How Can States Keep Children From Accidentally Eating Marijuana?

That’s what Colorado is trying to figure out.

Not safe for children.
National Journal
Emma Roller
May 8, 2014, 1 a.m.

Pot brownies have been the punch­line of count­less stoner jokes. But they’re no laugh­ing mat­ter in Col­or­ado.

Last month, a 19-year-old col­lege stu­dent from Wyom­ing fell to his death after eat­ing marijuana-laced cook­ies and jump­ing off the hotel he was stay­ing at. The stu­dent, Levy Thamba, was vis­it­ing Den­ver with friends to try out Col­or­ado’s marijuana of­fer­ings. Thamba’s death was the first one the Den­ver cor­on­er’s of­fice cat­egor­ized as caused by marijuana ed­ible in­tox­ic­a­tion.

It’s not just col­lege stu­dents who are at risk of in­tox­ic­a­tion by in­gest­ing dan­ger­ous ed­ibles. One Col­or­ado study from last year found a marked up­tick in the num­ber of young chil­dren who re­ceived med­ic­al treat­ment after ac­ci­dent­ally eat­ing marijuana-laced treats.

That’s why the Col­or­ado Le­gis­lature is work­ing to im­pose stricter stand­ards on the marijuana ed­ibles that are sold in dis­pens­ar­ies across the state. On Wed­nes­day, the state House voted un­an­im­ously to study wheth­er ed­ibles stamped with child warn­ings and giv­en uni­form col­ors or shapes made a dif­fer­ence in il­leg­al con­sump­tion. Ed­ibles are already re­quired to be sold in opaque, child­proof pack­aging with a warn­ing that the food con­tains marijuana.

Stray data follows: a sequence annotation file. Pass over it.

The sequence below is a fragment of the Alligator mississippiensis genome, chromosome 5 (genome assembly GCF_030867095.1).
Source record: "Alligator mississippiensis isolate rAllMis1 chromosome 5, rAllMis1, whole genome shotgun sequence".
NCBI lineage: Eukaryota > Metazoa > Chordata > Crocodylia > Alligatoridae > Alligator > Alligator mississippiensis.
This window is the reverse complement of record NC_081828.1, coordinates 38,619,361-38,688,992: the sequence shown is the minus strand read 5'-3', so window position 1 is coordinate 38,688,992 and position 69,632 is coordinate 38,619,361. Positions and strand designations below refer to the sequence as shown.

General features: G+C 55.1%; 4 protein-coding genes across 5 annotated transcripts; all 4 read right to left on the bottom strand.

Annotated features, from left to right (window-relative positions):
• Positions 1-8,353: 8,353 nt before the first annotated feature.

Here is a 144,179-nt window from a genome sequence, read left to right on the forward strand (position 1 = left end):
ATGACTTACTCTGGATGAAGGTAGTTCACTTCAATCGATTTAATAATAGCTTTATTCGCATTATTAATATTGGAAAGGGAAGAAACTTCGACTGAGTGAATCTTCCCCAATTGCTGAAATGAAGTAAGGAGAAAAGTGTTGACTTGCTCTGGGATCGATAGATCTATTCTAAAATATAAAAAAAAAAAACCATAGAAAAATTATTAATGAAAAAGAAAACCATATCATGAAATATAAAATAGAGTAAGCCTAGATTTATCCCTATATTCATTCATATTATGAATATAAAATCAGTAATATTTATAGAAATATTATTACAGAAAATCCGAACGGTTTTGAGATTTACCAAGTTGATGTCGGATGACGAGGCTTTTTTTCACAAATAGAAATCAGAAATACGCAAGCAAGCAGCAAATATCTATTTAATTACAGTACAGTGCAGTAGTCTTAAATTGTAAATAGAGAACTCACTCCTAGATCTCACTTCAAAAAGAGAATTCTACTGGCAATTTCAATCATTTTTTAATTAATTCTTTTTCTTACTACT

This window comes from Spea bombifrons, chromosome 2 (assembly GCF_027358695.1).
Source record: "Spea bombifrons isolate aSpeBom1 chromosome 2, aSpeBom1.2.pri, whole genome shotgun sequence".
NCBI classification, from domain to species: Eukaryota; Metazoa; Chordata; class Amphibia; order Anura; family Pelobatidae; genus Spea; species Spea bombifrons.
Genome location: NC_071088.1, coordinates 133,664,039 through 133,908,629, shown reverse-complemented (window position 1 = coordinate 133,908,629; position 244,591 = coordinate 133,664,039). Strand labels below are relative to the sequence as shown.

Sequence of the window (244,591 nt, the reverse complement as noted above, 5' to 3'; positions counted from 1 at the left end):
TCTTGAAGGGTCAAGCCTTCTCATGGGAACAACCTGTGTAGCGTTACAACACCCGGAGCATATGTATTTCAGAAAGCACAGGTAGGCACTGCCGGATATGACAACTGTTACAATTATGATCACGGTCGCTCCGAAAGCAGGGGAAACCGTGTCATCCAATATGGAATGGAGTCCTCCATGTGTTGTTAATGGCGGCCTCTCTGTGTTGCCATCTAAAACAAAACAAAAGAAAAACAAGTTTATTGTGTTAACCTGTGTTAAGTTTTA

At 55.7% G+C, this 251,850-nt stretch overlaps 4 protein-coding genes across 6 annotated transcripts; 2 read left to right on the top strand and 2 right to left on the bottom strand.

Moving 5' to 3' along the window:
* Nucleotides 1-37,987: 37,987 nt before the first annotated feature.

In Janu­ary, Col­or­ado be­came the first state in the coun­try to al­low per­sons 21 and older to buy marijuana from state dis­pens­ar­ies for re­cre­ation­al use. Ed­ibles make up 20 to 40 per­cent of marijuana sales in the state. As the law cur­rently stands, the in­di­vidu­ally pack­aged ed­ibles that dis­pens­ar­ies sell can con­tain up to 10 times the “re­com­men­ded serving” of THC to get in­tox­ic­ated.

It’s more dif­fi­cult to reg­u­late ed­ibles for THC — the psy­cho­act­ive in­gredi­ent in marijuana — than in the marijuana buds that dis­pens­ar­ies sell.

It’s also harder to self-reg­u­late your in­take, since THC can be much more con­cen­trated in one pot brownie com­pared to smoking a joint. Un­like smoking marijuana, which takes ef­fect al­most im­me­di­ately, it can take any­where from 30 minutes to two hours for ed­ible marijuana to kick in. If users eat too much of an ed­ible, too quickly, they can eas­ily over­in­dulge.

Col­or­ado res­id­ents are ex­per­i­ment­ing — in both the per­son­al and leg­al sense. The state, along with Wash­ing­ton, is a test­ing ground to see wheth­er marijuana leg­al­iz­a­tion will be feas­ible in oth­er parts of the coun­try. States like Ari­zona and Alaska, along with the Dis­trict of Columbia, are con­sid­er­ing laws to leg­al­ize re­cre­ation­al marijuana.

If more states fol­low Col­or­ado’s lead, they’ll be able to learn from its mis­takes.

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